A Michigan equine veterinarian convicted of two felonies, including forgery, was sentenced to six months in jail. Julie Rossetto appeared before Livingston County Circuit Judge Michael Hatty on Thursday.
The justice ordered Rossetto to serve time behind bars, but only if she didn’t pay just over $15,000 in restitution to her victims.
Lead prosecutor William Vailliencourt, Jr. tells Rate My Horse PRO Rossetto paid the ordered restitution. One of the checks was payable to Lloyd’s of London, according to Vailliencourt. Spared jail, Rossetto will serve two-years probation.
Rossetto was convicted in May of forging an insurance document and felony uttering and publishing after her reining horse CF Free Agent was euthanized in January 2013. Rossetto admitted creating a document purportedly from Smith-Embry Insurance Associates, Inc. and sending it to the Veterinary Teaching Hospital at Michigan State University.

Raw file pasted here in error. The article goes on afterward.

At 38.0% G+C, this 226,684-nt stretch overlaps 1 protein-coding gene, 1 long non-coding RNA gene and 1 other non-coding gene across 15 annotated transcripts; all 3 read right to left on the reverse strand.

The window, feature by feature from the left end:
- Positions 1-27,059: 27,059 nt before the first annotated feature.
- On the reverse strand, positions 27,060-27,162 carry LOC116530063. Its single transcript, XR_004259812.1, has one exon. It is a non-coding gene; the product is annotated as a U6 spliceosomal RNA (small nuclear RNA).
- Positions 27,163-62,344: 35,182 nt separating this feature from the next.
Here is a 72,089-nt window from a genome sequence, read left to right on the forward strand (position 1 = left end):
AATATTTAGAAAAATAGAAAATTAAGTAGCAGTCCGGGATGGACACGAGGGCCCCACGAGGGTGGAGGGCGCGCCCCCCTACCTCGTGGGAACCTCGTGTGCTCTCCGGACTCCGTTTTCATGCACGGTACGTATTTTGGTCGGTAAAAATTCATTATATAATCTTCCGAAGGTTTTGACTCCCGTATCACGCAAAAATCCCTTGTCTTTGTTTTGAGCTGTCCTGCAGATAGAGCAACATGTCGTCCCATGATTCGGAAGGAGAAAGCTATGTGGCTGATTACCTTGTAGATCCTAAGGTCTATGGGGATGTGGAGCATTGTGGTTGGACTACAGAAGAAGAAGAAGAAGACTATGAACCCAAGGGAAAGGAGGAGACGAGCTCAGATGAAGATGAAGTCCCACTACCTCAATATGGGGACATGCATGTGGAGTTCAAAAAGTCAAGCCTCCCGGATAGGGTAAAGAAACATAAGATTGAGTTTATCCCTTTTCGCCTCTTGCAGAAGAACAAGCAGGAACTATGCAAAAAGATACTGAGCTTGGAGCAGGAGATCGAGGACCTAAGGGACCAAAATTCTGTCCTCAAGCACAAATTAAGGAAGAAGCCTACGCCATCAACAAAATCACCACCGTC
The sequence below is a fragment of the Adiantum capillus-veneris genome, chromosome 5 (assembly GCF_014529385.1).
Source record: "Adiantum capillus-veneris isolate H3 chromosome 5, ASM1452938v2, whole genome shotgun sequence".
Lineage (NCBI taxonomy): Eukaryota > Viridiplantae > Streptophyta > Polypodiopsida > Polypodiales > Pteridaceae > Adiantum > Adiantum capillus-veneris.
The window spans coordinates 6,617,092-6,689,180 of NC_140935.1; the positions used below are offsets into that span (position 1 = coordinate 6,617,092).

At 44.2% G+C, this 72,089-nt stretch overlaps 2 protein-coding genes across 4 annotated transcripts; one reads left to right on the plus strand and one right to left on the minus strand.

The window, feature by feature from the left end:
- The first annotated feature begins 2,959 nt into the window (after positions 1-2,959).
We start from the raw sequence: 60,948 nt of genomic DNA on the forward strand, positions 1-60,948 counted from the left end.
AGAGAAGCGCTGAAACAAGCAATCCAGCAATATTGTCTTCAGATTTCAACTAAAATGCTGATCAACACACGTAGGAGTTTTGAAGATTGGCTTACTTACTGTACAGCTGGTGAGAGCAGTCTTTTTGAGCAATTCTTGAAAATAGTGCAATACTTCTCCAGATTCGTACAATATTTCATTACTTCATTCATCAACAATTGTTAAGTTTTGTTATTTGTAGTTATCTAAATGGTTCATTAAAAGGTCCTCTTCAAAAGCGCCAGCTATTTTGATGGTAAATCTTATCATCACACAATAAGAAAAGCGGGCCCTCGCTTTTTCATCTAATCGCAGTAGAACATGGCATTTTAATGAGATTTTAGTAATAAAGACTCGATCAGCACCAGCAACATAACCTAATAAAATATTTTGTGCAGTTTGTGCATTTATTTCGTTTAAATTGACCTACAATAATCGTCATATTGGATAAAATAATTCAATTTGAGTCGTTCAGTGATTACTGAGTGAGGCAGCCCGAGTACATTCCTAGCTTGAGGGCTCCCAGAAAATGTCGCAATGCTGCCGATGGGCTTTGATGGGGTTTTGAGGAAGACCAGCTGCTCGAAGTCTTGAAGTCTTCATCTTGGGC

Rossetto said she authored the fake insurance document titled “Reason for Less Non-Covered Expenses,” because a vet at MSU was supposed to call the insurance company, but failed to do so. In her tape-recorded confession to detectives, Rossetto said there was a certain amount of money that the insurance company would not pay because of the lie.
The prosecution also accused Rossetto of creating and sending a fake bill of sale to the insurance company with an alleged purchase price of $35,000 and a forged signature. Documents show Rossetto was attempting to claim an insurance payout of $50,000 for her deceased horse. Rossetto paid $25,000 for the American Quarter Horse gelding in 2011 and did not receive a bill of sale, according to court documents.
The prosecutor asked the court to sentence Rossetto to six-months behind bars since she had not expressed remorse for her crimes.
The total cost of insurance fraud, not including health insurance, is estimated to be more than $40 billion per year, according to the FBI.